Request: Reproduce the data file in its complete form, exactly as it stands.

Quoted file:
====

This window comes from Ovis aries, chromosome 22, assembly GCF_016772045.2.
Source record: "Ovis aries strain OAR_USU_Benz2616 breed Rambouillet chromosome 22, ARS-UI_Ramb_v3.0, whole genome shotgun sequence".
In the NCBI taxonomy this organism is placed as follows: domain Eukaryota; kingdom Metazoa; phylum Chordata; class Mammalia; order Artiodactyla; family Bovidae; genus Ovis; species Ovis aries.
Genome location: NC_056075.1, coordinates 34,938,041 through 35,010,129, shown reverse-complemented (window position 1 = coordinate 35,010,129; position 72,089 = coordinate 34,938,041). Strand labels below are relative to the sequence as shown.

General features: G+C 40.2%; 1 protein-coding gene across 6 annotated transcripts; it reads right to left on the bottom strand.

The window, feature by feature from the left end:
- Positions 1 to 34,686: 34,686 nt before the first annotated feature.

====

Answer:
This window comes from Ovis aries, chromosome 22, assembly GCF_016772045.2.
Source record: "Ovis aries strain OAR_USU_Benz2616 breed Rambouillet chromosome 22, ARS-UI_Ramb_v3.0, whole genome shotgun sequence".
In the NCBI taxonomy this organism is placed as follows: domain Eukaryota; kingdom Metazoa; phylum Chordata; class Mammalia; order Artiodactyla; family Bovidae; genus Ovis; species Ovis aries.
Genome location: NC_056075.1, coordinates 34,938,041 through 35,010,129, shown reverse-complemented (window position 1 = coordinate 35,010,129; position 72,089 = coordinate 34,938,041). Strand labels below are relative to the sequence as shown.

General features: G+C 40.2%; 1 protein-coding gene across 6 annotated transcripts; it reads right to left on the bottom strand.

The window, feature by feature from the left end:
- Positions 1 to 34,686: 34,686 nt before the first annotated feature.